There are four coverage trigger theories governing when “property damage” caused by an “occurrence” triggers a duty to indemnify the insured under a standard CG 001 insurance policy. They are: (1) exposure, (2) manifestation, (3) continuous trigger, and (4) injury-in-fact. Auto Owners Ins. Co. v. Travelers Cas. & Surety Co., 227 F.Supp.2d 1248 (M.D. Fla. 2002).
Historically, there has been a conflict between Florida state courts and Florida federal courts applying Florida law about which trigger theory controls. State courts have applied the manifestation theory. For instance, in Travelers Ins. Co. v. C.J. Gayfer’s & Co., Inc., 366 So. 2d 1199 (Fla. 1st DCA 1979), the First District Court of Appeal opined that “occurrence” is commonly understood to mean the event in which negligence manifests itself in property damage. On the other hand, Federal courts have applied the injury-in-fact theory. In Trizec Properties, Inc. v. Biltmore Const. Co., Inc., 767 F.2d 810 (11th Cir. 1985), for example, the Eleventh Circuit Court of Appeals found there was no requirement that damages “manifest” themselves during the policy period. Instead, the Eleventh Circuit found it is damage itself which must occur during the policy period for coverage to be effective. Although this is a very significant issue, the Florida Supreme Court has not addressed it.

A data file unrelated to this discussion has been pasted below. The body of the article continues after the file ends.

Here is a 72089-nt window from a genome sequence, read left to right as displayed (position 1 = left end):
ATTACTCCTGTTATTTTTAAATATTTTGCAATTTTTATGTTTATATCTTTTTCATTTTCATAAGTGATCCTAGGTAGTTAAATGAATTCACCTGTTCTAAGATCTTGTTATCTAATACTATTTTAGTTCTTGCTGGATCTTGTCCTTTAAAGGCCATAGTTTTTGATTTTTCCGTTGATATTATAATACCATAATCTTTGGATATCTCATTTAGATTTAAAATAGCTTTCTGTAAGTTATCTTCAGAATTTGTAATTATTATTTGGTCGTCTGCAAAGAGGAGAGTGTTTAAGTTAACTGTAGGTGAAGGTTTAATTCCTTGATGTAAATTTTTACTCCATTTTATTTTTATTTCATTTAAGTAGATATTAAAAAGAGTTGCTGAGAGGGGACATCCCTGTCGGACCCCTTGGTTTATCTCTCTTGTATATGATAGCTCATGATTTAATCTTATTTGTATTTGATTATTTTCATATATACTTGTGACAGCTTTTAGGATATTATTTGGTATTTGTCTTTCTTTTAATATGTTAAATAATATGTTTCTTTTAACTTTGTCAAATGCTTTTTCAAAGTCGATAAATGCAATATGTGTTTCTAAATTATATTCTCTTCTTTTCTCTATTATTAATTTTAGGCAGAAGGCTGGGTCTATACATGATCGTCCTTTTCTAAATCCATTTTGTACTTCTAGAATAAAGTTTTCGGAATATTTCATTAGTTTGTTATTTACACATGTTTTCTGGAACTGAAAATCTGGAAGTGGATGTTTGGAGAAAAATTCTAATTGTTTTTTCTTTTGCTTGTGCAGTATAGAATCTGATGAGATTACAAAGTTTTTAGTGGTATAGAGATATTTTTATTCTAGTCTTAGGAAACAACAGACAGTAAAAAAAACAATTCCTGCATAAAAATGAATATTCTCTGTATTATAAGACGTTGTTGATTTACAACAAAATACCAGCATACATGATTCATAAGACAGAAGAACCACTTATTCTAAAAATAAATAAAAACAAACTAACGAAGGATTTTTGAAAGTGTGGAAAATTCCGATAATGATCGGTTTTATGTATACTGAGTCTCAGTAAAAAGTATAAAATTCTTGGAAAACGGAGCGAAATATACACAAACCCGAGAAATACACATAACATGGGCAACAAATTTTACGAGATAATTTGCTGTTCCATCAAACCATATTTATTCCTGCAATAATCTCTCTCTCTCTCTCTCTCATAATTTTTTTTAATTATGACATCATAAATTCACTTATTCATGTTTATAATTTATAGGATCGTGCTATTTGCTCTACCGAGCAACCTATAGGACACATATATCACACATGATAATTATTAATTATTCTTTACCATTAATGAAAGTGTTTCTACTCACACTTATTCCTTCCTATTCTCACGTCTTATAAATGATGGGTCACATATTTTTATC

Recently, one federal court – the Middle District of Florida – held that the manifestation theory controls, diverging with prior federal circuit and district court holdings. That case was Mid-Continent Cas. Co. v. Siena Home Corp., 5:08-CV-385-OC-10GJK, 2011 WL 2784200 (M.D. Fla. July 8, 2011). However, subsequent decisions by the same court are far less definitive. See, for example, Axis Surplus Ins. Co. v. Contravest Const. Co., 6:11-CV-320-ORL-28, 2012 WL 2048303 (M.D. Fla. June 5, 2012), and Amerisure Mut. Ins. Co. v. Summit Contractors, Inc., 8:11-CV-77-T-17TGW, 2012 WL 716884 (M.D. Fla. Feb. 29, 2012).
The Mid-Continent case is also interesting because it raises the issue of when a “manifestation” occurs. The Middle District held that the manifestation occurs when the “property damage” caused by the defective work is “discernible and reasonably discoverable,” and not when the damage is actually discovered.
Below is a compilation of recent decisions and the key language from each on the trigger of coverage:
Perhaps the most important issue related to the trigger theory is the effect on the ability of a claimant to stack policy limits for successive policy periods when a continuing or progressive loss spans multiple policy periods. Under the injury-in-fact theory, absent exclusionary language to the contrary, multiple, primary policies can be stacked because each policy during which “property damage” caused by defective construction actually occurred provides coverage for the damage occurring during that period.
Under the manifestation theory, a strong argument can be made that only one policy is implicated – the policy in effect when the damage to property other than the insured’s defective work first manifested. The issue has not been addressed by any Florida or Florida federal court. Neither court has addressed whether different policies could be implicated for different damages manifesting themselves during different policy periods, e.g. water intrusion around or through windows during one policy period and settlement cracking during a successive policy period.